As of July 2018, you are likely to receive your new Permanent Resident Card in around 7.5 – 9.5 months. This does not apply all the renewal applications because the processing time could be longer for applications filed with errors. Processing times also vary based on the workload of the USCIS service center that is processing your application. 

What if Your Permanent Resident Card Expires?

You will need this card to prove your eligibility to work in the U.S. You will have to file Form I-9 when you apply for a new job in the country. To establish your identity and employment eligibility, you will need to submit your valid resident card along with Form I-9. An expired card will not be accepted.

You won’t be allowed to board a flight if you do not present a valid Green Card. While returning to the U.S. from abroad, Customs and Border Protection officials will require you to provide proof of permanent residency. If you present an expired Green Card, you may be required to pay hefty re-entry fees or you can even be denied entry to the country.

When applying to renew your driver’s license, you may be required to submit proof of your legal residency. An expired Permanent Resident Card will not be accepted. You may not be able to get your driver’s license renewed, which in turn will affect your driving privileges.

If you try to get a mortgage to buy a house in the U.S., you will need your Green Card. Lenders will not accept your expired card as proof. An expired card will make it difficult for you to buy property in the U.S.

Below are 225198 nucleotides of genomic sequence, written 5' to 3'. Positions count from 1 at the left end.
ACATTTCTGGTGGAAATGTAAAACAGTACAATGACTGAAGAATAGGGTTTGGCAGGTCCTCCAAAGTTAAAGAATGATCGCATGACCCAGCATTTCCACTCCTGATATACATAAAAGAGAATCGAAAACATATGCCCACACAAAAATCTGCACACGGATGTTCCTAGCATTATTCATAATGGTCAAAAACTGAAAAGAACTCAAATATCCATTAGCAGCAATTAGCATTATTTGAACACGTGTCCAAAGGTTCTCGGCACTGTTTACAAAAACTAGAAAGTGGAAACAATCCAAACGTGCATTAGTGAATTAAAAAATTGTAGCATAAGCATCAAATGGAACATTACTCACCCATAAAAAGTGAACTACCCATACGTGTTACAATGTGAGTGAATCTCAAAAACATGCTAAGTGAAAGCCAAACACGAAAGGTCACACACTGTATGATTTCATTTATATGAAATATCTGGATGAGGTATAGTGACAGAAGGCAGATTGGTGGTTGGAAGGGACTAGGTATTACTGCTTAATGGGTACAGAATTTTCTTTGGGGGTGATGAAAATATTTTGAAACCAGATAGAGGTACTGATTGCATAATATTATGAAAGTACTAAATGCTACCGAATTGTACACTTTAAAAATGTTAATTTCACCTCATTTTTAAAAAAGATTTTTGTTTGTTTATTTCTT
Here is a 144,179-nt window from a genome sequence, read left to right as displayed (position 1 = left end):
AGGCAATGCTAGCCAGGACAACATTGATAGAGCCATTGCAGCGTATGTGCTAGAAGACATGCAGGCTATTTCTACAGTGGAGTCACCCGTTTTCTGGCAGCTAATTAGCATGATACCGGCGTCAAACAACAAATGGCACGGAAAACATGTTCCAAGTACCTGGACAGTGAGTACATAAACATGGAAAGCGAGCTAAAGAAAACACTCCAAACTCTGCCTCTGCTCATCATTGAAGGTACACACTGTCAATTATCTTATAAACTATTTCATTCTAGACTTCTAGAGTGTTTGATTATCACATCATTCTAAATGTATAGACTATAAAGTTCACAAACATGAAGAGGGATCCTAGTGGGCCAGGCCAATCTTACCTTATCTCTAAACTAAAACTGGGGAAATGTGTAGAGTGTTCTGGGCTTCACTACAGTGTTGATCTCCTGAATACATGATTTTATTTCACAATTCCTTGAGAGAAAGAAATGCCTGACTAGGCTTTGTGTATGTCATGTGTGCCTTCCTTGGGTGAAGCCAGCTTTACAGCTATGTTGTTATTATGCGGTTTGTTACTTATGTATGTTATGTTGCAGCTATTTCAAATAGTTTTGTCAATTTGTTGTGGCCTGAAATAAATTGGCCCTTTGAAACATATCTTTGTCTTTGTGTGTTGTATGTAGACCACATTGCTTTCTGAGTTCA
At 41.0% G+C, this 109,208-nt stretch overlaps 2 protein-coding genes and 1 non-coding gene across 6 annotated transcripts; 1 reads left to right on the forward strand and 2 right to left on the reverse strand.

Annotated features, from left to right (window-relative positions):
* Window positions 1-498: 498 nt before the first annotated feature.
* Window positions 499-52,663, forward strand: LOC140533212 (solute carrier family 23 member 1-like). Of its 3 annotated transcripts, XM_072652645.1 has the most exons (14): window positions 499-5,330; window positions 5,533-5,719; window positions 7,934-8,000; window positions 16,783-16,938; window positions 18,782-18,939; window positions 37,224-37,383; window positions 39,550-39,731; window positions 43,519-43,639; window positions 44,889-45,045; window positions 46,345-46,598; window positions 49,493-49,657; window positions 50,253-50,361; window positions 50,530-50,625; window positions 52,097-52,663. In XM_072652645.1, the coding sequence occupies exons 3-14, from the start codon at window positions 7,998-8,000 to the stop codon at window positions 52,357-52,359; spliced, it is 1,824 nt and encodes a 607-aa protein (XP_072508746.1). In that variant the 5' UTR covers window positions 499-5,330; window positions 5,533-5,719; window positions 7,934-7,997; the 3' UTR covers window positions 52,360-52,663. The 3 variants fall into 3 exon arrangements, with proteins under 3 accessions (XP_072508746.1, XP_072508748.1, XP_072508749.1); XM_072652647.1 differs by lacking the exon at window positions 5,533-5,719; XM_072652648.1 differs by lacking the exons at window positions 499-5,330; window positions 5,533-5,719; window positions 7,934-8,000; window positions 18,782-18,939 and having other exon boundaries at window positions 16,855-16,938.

Read more on the problems that an expired Green Card can create.

Though an expired Green Card will not lead to the expiration of your resident status, you are required by the law to hold a valid card. Section 264 (e) of the Immigration and Nationality Act reads, “Every alien, eighteen years of age and over, shall at all times carry with him and have in his personal possession any certificate of alien registration or alien registration receipt card issued to him pursuant to subsection (d). Any alien who fails to comply with the provisions of this subsection shall be guilty of a misdemeanor and shall upon conviction for each offense be fined not to exceed $100 or be imprisoned not more than thirty days, or both.”

Permanent Resident Card Renewal or U.S. Citizenship

If you do not want the hassle of renewing your Green Card every ten years, you can apply for U.S. Citizenship. Though permanent resident status is permanent, it does not confer all the rights and protections conferred by citizenship status. If you obtain citizenship status, you will not have to worry about renewing your Green Card every ten years. You can travel with your U.S. passport and also won’t have to worry if you stay abroad for an extended time period.

The fee to apply for U.S. citizenship is $640. You may be required to pay an additional $85 biometric services fee. Read more about U.S. citizenship.